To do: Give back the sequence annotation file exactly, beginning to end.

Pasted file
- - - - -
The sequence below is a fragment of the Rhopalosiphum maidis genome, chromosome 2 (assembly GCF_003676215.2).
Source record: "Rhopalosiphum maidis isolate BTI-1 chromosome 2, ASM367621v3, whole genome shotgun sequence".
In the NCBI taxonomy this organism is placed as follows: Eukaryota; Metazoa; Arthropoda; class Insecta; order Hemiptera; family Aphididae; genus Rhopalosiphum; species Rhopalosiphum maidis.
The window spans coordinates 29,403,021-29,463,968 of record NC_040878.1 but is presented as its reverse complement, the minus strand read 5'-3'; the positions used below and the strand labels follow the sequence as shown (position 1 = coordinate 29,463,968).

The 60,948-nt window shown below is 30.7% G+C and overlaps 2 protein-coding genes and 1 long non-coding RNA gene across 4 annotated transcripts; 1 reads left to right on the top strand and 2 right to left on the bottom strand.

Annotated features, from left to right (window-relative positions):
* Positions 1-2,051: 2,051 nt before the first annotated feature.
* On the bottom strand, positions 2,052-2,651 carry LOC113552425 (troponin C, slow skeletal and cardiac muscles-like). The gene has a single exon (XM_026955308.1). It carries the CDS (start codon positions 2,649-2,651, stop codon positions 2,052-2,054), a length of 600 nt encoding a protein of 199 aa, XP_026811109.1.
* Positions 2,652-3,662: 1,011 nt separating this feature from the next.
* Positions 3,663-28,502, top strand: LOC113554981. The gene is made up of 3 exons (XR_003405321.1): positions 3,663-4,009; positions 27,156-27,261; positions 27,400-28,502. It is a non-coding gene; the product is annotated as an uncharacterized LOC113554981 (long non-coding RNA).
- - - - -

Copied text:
The sequence below is a fragment of the Rhopalosiphum maidis genome, chromosome 2 (assembly GCF_003676215.2).
Source record: "Rhopalosiphum maidis isolate BTI-1 chromosome 2, ASM367621v3, whole genome shotgun sequence".
In the NCBI taxonomy this organism is placed as follows: Eukaryota; Metazoa; Arthropoda; class Insecta; order Hemiptera; family Aphididae; genus Rhopalosiphum; species Rhopalosiphum maidis.
The window spans coordinates 29,403,021-29,463,968 of record NC_040878.1 but is presented as its reverse complement, the minus strand read 5'-3'; the positions used below and the strand labels follow the sequence as shown (position 1 = coordinate 29,463,968).

The 60,948-nt window shown below is 30.7% G+C and overlaps 2 protein-coding genes and 1 long non-coding RNA gene across 4 annotated transcripts; 1 reads left to right on the top strand and 2 right to left on the bottom strand.

Annotated features, from left to right (window-relative positions):
* Positions 1-2,051: 2,051 nt before the first annotated feature.
* On the bottom strand, positions 2,052-2,651 carry LOC113552425 (troponin C, slow skeletal and cardiac muscles-like). The gene has a single exon (XM_026955308.1). It carries the CDS (start codon positions 2,649-2,651, stop codon positions 2,052-2,054), a length of 600 nt encoding a protein of 199 aa, XP_026811109.1.
* Positions 2,652-3,662: 1,011 nt separating this feature from the next.
* Positions 3,663-28,502, top strand: LOC113554981. The gene is made up of 3 exons (XR_003405321.1): positions 3,663-4,009; positions 27,156-27,261; positions 27,400-28,502. It is a non-coding gene; the product is annotated as an uncharacterized LOC113554981 (long non-coding RNA).